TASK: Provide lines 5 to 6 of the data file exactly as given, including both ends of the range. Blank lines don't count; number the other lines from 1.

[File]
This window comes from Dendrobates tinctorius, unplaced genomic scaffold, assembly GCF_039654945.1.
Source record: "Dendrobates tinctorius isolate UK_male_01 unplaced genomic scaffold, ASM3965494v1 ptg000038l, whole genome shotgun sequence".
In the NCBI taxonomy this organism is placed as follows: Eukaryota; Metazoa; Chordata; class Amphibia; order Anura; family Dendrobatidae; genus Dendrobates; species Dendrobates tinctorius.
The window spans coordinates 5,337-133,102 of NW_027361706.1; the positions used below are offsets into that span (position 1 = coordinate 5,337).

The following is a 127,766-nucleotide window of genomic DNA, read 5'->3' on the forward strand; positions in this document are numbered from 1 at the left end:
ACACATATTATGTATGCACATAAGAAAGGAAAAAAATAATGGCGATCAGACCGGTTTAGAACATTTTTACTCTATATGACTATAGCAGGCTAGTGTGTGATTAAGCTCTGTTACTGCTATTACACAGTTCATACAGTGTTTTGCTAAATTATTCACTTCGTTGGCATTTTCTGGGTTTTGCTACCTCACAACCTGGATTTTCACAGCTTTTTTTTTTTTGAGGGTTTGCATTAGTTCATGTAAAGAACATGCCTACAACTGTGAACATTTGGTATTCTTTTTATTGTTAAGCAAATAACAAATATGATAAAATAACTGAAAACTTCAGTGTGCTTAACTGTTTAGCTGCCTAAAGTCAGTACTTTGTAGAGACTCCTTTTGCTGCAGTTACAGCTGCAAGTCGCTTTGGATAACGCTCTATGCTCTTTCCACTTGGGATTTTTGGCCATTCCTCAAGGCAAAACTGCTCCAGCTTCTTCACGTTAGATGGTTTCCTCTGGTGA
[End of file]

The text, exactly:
The following is a 127,766-nucleotide window of genomic DNA, read 5'->3' on the forward strand; positions in this document are numbered from 1 at the left end:
ACACATATTATGTATGCACATAAGAAAGGAAAAAAATAATGGCGATCAGACCGGTTTAGAACATTTTTACTCTATATGACTATAGCAGGCTAGTGTGTGATTAAGCTCTGTTACTGCTATTACACAGTTCATACAGTGTTTTGCTAAATTATTCACTTCGTTGGCATTTTCTGGGTTTTGCTACCTCACAACCTGGATTTTCACAGCTTTTTTTTTTTTGAGGGTTTGCATTAGTTCATGTAAAGAACATGCCTACAACTGTGAACATTTGGTATTCTTTTTATTGTTAAGCAAATAACAAATATGATAAAATAACTGAAAACTTCAGTGTGCTTAACTGTTTAGCTGCCTAAAGTCAGTACTTTGTAGAGACTCCTTTTGCTGCAGTTACAGCTGCAAGTCGCTTTGGATAACGCTCTATGCTCTTTCCACTTGGGATTTTTGGCCATTCCTCAAGGCAAAACTGCTCCAGCTTCTTCACGTTAGATGGTTTCCTCTGGTGA